Myth or Fact: Do nuts make you fat?

July 27, 2017
Peanuts
July 24, 2017
7 Benefits
October 5, 2017
 

Nuts are well-known for their many health benefits...

and can help prevent some cancers and improve heart health among some of the great benefits. While this is great news, some may still worry that nuts are fattening due to their high fat and calorie content. While eating too much of anything will cause most people to gain weight, research suggests that eating nuts can actually help you in losing weight rather than picking up weight. According to an article in the The Journal of Nutrition in 2007, eating nuts on a regular basis is unlikely to lead to weight-gain.
 
Recommended calorie intake differs across the world and is dependant on your age, lifestyle, gender, build, etc. In the USA, the average recommended calorie intake for men is 2700 calories and 2200 for women. If you are trying to lose weight, you would probably reduce your calorie intake by 500 calories, but make sure to see a professional dietician to guide you. Based on these numbers, meals should consist of an estimate of 400 – 600 calories with snacks consisting of 100 – 200 calories, depending on how you split up your meals during the day. When we look at pecan nuts, 28 grammes (approximately a handful) will contain about 200 calories, which makes it a perfect snack in a healthy balanced diet. So, like any food, too much nutty goodness could contribute to an expanding waist line if you go overboard, but it is still a much better option than 99% of snacks and food bars that you buy at a store.
An article published in the British Journal of Nutrition in 2006, found that people who eat nuts on a regular basis tend to have lower body mass indexes, despite eating more calories than what was recommended. This is concurrent with research from The American Journal of Clinical Nutrition (2009), which indicated that women who ate nuts more than twice a week were less likely to gain weight than women who never ate nuts. Because nuts are very filling, people tend to reduce their calories during the day, and thus the calories in nuts are beneficial to someone who aims to eat a healthy balanced diet. Tree nuts are ideal substitutes to unhealthy snacks, which when compared will be the lower option in calories or if not, it will be the more nutritious option.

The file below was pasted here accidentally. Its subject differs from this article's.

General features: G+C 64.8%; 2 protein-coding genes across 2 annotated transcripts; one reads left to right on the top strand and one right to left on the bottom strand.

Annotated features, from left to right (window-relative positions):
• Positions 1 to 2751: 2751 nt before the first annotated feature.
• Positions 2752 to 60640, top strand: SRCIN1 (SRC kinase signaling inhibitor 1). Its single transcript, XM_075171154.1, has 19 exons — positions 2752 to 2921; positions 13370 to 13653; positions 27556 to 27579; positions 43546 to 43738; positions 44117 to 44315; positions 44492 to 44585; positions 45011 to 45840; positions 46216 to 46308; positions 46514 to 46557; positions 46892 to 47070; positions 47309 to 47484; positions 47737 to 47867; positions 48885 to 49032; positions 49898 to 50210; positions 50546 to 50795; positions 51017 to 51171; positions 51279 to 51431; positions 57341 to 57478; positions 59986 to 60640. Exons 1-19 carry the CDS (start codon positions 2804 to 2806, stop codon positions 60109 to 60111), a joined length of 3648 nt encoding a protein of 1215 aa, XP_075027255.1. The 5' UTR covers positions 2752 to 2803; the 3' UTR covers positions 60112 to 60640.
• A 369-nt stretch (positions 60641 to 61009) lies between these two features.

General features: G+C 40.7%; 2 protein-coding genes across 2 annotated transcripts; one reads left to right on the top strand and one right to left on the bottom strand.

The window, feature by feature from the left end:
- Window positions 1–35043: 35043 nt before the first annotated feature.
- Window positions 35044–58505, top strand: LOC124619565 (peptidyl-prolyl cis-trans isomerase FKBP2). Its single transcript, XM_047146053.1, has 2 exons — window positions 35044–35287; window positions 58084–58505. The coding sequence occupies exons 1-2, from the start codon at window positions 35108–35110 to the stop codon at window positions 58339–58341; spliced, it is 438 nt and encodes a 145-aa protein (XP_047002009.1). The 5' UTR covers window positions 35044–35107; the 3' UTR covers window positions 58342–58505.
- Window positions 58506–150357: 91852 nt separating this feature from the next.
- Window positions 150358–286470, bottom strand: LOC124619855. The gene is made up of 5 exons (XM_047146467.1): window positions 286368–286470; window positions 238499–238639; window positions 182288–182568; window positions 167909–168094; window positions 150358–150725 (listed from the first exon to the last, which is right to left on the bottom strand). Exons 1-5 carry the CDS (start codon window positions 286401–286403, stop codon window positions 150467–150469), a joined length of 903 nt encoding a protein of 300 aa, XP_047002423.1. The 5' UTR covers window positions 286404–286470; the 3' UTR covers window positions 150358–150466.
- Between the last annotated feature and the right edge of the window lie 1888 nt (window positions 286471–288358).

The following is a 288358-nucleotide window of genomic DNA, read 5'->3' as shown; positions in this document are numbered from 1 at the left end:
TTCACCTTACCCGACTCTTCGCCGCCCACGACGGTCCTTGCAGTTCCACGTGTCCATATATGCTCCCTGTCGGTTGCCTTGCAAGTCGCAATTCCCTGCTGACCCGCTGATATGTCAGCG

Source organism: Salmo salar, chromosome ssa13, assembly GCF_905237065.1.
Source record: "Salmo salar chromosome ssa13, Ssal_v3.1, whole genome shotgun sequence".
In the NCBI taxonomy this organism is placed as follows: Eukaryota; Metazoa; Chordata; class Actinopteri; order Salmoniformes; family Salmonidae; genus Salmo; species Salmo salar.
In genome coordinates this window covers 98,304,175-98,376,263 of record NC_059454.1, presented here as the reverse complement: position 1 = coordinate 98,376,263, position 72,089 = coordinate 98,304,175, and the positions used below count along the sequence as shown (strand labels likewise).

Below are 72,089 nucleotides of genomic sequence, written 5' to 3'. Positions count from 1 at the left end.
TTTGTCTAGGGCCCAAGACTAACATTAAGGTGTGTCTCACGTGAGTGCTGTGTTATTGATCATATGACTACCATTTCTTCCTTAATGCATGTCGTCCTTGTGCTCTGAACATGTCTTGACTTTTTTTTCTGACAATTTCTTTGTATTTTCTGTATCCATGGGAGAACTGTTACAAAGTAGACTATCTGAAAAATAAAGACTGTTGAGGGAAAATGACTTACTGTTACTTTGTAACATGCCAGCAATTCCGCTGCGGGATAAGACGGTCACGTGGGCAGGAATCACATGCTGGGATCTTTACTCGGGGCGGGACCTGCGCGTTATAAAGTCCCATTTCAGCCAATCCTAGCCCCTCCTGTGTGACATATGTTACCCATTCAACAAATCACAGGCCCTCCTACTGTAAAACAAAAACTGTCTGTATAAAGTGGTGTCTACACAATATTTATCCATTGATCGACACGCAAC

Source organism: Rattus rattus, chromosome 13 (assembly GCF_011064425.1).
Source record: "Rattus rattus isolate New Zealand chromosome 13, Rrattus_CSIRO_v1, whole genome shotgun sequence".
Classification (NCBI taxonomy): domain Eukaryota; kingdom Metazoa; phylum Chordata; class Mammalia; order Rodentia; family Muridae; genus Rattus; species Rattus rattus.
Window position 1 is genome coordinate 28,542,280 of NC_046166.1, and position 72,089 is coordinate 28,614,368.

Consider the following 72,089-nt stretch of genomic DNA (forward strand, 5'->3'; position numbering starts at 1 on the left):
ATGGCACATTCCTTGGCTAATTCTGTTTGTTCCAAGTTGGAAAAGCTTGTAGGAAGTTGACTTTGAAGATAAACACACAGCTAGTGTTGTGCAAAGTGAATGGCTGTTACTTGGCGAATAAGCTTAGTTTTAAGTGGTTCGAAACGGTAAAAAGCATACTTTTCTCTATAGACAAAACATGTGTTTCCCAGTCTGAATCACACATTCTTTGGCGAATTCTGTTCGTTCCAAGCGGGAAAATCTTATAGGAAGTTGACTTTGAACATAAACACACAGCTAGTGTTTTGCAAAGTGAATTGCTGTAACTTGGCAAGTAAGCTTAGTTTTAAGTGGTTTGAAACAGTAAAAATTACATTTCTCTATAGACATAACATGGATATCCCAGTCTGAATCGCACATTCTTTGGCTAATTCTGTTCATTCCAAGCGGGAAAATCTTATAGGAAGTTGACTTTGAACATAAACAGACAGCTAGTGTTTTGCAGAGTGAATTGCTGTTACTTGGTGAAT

The fat in tree nuts is part of what helps you feel fuller faster. The healthy monounsaturated and polyunsaturated fatty acids along with the fibre found in tree nuts have been proven to have several health benefits and aids in reducing an individual's chances of suffering from diseases such as diabetes and cancer, according to a 2015 study in the International Journal of Epidemiology.
A number of studies have suggested that eating 28 grammes of nuts a day can have long term benefits. There will always be different opinions and some conflicting research, and so it is essential to get to know your own body and your own limits. While active individuals and children could quite easily consume nuts in large amounts with no effect on their weight, it is crucial to understand the importance of eating a balanced meal. Tree nuts, like pecans, are very nutritious and an important part of a healthy lifestyle, but take care to include it into your daily diet in moderation. Choose plain unsalted nuts or add your own salt and spices but avoid coated nuts, especially candy coated nuts. This will help you reap all the amazing benefits associated with tree nuts.

References

Bruso, J. (2017, July 18). Retrieved July 26, 2017, from Livestrong.com: http://www.livestrong.com/article/484953-can-eating-too-many-nuts-make-you-fat/
Pevzner, H. (2015, November 10). Eat Clean Scoops. Retrieved July 26, 2017, from Prevention: http://www.prevention.com/eatclean/nuts-make-you-fat
The Sydney Morning Herald. (2012, November 27). The Sydney Morning Herald. Retrieved July 26, 2017, from http://www.smh.com.au/lifestyle/diet-and-fitness/chew-on-this/why-nuts-dont-make-you-fat-20121125-2a20m.html